MUMBAI: Wrestler-turned-actor Dara Singh, who wowed audiences with his brawn and on-screen histrionics for over five decades, died here early Thursday morning losing his five-day fight for life.
A childhood hero to many for his wrestling prowess, 83-year-old Singh, who played Hanuman in the epic teleserial ‘Ramayana’ and also dabbled in politics, passed away at 7.30 am at his residence in Juhu in suburban Mumbai.
Singh was taken home from hospital on Wednesday night by his family members so that they could be with him in the last few moments of his life. "He passed away at 7.30 am peacefully," Dr Ram Narain, COO, Kokilaben Hospital, said.
"He was a tough guy… He wanted to stay fit. But unfortunately his body was getting weaker. An angel now has gone to shine like a star up above," one of his sons, Vindu Dara Singh said.
The very first of action heroes in Hindi films, Singh was last seen in Imtiaz Ali’s ‘Jab We Met’ in 2007 where he played Kareena Kapoor’s grandfather.
From his first marriage, he has a son Mr Parduman Singh Randhawa and from his second marriage he has five children – two sons and three daughters including Vindu, a TV-film actor.
Standing tall with rippling muscles, Singh made a name in the field of professional wrestling and had over 500 professional fights to his credit, all undefeated. Singh won the title of ‘Rustam-e-Punjab’ and ‘Rustam-e-Hind’ for his wrestling prowess. Also, he became the Commonwealth Champion in 1959 and in 1996 he was inducted into the Wrestling Observer Newsletter Hall of Fame. He announced his retirement from wrestling in 1983.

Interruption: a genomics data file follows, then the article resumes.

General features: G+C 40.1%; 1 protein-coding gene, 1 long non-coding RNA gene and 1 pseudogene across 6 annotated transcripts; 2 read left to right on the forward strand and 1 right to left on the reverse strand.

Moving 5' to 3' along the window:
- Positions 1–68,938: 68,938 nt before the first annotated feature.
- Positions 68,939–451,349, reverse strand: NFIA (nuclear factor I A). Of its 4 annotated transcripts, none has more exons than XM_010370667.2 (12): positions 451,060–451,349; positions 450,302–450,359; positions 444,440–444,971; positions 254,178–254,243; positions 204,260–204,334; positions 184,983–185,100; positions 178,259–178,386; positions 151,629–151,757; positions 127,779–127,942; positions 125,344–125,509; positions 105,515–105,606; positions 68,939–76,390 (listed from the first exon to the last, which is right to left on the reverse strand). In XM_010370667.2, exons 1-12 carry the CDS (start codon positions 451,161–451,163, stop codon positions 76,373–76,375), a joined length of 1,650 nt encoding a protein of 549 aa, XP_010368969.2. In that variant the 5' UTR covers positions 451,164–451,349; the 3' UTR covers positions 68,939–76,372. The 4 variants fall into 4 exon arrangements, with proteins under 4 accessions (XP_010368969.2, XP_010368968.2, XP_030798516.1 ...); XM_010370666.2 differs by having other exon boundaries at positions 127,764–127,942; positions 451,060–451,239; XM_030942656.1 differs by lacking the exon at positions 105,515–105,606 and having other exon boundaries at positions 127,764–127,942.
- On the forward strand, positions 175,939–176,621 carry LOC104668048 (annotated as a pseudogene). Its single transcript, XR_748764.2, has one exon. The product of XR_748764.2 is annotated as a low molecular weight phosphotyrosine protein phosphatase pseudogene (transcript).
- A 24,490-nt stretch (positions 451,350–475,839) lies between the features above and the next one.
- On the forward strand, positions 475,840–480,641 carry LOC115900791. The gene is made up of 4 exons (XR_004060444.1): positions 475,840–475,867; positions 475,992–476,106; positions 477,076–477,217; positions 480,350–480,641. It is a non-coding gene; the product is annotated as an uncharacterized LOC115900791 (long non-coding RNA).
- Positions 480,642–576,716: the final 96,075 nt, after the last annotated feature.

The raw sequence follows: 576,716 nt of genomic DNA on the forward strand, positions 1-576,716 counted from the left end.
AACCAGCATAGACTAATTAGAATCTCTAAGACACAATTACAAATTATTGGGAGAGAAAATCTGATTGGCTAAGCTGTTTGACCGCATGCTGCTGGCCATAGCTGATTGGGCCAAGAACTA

A wrestling hero to some and a much loved cine artist to others, Singh muscled his way into the film world with ease and will always be remembered for his variety of roles in cinema including his brawny avatar in ‘King Kong’ and ‘Tarzan.’ One of his notable friends was actress Mumtaz, with whom he starred in 16 Hindi films including ‘Faulad’ (1963), ‘Veer Bhimsen’ (1964), ‘Hercules’ (1964), ‘Aandhi Aur Toofan’ (1964), ‘Tarzan Comes to Delhi,’ ‘Tarzan and King Kong’ (1965), ‘Sikandar-e-Azam’ (1965) and ‘Rustom-E-Hind’ (1965).